The adjusting screw 102 can be adjusted to vary the spring force of the spring 124. As a result, the variable conditions of the spring 123 can be accurately compensated for through an adjustment of the adjusting screw 102.

OPERATION

Although the operation of the device embodying the invention has been indicated somewhat above, a brief summary of the operation will be given below for convenience.

For purposes of this discussion, it will assumed that the vehicle engine has been started and is operating. During idle, the main pump 16 is drawing a supply of fluid from the reservoir 11 through the suction pipes 12 and 14 and delivering same through the pipe 19 to the inlet port 17 of the valve 18. The fluid will flow through the inlet port 17 and into the annular groove 44 between the peripheral edge 46 and the narrow passageway 38. The initial flow of fluid will move the valve face 42 away from the valve seat 39. As the flow continues to increase, a sufficient pressure drop will occur across the orifice between the peripheral edge 46 and the internal surface of the narrow passageway 39 to effect a compression of the spring 49 so that the valve member 41 is moved so that the right end thereof comes into engagement with the stop defined by the plug 51 (see FIG. 3). In this position, the peripheral edge 46 is moved out of the narrow passageway 39 to minimize the flow restriction generated by the presence of the peripheral edge within the narrow passageway 39.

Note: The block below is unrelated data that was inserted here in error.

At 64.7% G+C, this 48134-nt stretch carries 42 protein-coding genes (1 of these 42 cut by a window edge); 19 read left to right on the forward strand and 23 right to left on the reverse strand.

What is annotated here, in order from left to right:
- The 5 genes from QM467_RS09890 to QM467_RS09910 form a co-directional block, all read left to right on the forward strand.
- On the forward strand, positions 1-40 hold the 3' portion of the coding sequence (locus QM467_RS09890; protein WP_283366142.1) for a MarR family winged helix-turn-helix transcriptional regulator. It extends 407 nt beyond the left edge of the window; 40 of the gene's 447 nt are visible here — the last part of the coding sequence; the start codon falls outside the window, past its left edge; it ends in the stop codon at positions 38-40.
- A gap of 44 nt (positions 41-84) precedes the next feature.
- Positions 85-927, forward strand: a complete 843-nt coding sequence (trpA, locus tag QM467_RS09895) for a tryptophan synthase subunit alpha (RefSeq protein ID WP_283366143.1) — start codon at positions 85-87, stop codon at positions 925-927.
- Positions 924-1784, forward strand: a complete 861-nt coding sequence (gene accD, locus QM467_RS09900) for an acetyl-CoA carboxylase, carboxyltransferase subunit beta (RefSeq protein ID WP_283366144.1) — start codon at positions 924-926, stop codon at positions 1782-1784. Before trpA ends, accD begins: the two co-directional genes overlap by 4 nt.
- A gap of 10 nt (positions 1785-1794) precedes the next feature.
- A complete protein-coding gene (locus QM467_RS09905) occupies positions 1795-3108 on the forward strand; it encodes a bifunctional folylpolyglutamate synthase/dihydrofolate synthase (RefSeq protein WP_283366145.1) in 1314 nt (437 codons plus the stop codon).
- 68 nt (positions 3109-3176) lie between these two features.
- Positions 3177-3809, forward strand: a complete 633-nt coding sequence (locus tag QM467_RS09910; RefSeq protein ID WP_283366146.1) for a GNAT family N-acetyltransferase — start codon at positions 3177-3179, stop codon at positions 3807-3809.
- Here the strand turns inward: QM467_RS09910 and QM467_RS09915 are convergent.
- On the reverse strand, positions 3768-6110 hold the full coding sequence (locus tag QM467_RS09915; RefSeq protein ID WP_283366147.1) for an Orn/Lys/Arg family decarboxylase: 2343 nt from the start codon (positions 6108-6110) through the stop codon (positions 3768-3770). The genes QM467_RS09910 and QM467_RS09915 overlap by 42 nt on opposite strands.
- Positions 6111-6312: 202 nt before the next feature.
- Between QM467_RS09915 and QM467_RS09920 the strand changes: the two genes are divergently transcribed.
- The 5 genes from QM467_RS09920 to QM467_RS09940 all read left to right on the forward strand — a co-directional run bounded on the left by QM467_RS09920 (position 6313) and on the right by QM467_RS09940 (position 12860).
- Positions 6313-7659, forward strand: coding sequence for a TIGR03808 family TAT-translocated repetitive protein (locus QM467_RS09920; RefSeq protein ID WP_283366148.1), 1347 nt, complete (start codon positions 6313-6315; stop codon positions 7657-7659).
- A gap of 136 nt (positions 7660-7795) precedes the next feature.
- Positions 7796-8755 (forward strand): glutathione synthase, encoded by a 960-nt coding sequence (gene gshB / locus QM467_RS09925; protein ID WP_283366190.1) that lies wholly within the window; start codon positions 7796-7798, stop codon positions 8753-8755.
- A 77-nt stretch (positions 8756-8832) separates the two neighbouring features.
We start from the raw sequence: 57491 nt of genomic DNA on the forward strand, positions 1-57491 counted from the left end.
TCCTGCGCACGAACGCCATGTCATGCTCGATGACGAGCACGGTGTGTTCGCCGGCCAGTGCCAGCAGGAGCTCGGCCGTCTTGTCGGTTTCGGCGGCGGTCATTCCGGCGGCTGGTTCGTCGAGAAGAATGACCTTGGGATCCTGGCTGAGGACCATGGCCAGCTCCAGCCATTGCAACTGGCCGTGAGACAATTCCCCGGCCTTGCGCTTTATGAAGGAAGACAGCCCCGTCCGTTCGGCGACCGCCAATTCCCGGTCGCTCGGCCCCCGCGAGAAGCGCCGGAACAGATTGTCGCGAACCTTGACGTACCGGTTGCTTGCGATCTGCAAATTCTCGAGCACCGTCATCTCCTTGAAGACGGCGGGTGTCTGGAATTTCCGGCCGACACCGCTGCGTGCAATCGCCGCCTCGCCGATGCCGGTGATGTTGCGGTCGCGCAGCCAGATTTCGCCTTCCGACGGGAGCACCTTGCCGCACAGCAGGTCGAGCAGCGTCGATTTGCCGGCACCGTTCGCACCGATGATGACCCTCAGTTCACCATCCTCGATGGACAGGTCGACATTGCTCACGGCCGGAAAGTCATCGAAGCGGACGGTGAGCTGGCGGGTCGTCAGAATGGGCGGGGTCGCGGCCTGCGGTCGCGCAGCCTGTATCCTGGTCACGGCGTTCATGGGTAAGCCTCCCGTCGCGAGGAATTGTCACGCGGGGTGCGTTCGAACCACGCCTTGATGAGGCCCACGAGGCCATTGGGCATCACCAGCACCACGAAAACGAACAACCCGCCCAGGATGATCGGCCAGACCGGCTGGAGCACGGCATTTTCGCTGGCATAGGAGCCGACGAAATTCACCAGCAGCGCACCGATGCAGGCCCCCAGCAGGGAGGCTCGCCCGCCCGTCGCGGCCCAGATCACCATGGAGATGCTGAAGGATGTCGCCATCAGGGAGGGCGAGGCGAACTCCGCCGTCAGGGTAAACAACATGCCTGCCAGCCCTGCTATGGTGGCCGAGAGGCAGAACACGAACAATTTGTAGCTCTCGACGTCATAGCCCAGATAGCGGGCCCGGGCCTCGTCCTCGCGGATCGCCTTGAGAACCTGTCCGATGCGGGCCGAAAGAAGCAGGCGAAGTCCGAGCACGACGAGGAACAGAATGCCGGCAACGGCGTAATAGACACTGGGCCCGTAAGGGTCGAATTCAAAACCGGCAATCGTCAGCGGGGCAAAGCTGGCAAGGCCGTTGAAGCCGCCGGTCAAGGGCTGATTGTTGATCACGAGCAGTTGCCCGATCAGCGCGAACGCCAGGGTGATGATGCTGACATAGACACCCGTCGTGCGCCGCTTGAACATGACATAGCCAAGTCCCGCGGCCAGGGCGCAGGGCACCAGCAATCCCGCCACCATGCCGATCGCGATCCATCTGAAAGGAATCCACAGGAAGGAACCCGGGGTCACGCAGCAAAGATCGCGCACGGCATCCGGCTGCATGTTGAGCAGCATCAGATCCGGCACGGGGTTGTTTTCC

The valve 28 (FIG. 1) is comprised of the valve member 75 and the pilot valve 91. The pressure differential between the inlet port 17 and the outlet port 21 caused by the pressure drop across the valve member 41 will cause an effective shifting of the piston 116 to the right against the stop 97 and against the force of the spring 123. This will cause a shifting of the rod extension 118 in the bore 99 to bring the spacing 121 into alignment with the radially inner ends of the two passageways 108 and 109.

Heretofore, it has been assumed that the drive 32 has been properly activated in response to the motion of the vehicle to activate the pump 22 to draw fluid from the reservoir 11 through the suction pipe 12 and 13 and deliver same to the second inlet port 24 through the pipe 23. As a result, pressurized fluid from the auxiliary pump 22 will be presented to the bore 61 and to the interior of the small diameter portion of the central opening 69 in the sleeve 68. Since the passageway 109 is now open to the passageway 108 through the spacing 121, fluid will be permitted to flow from the portion of the larger diameter portion of the central opening 69 in the sleeve 68 adjacent the end plate 81. The pressure of the fluid from the auxiliary pump 22 will be sufficient to move the valve member 75 to the position illustrated in FIG. 3 so that the valve face 76 thereon is spaced from the valve seat 74. Fluid will flow now from the bore 61 into the spacing 72 through the holes 71 and 73 and thence to the return line 29. The pressure differential between the fluid at the outlet port 21 and the pressure in the return line 29 will be sufficient to maintain the check valve 26 in the closed position.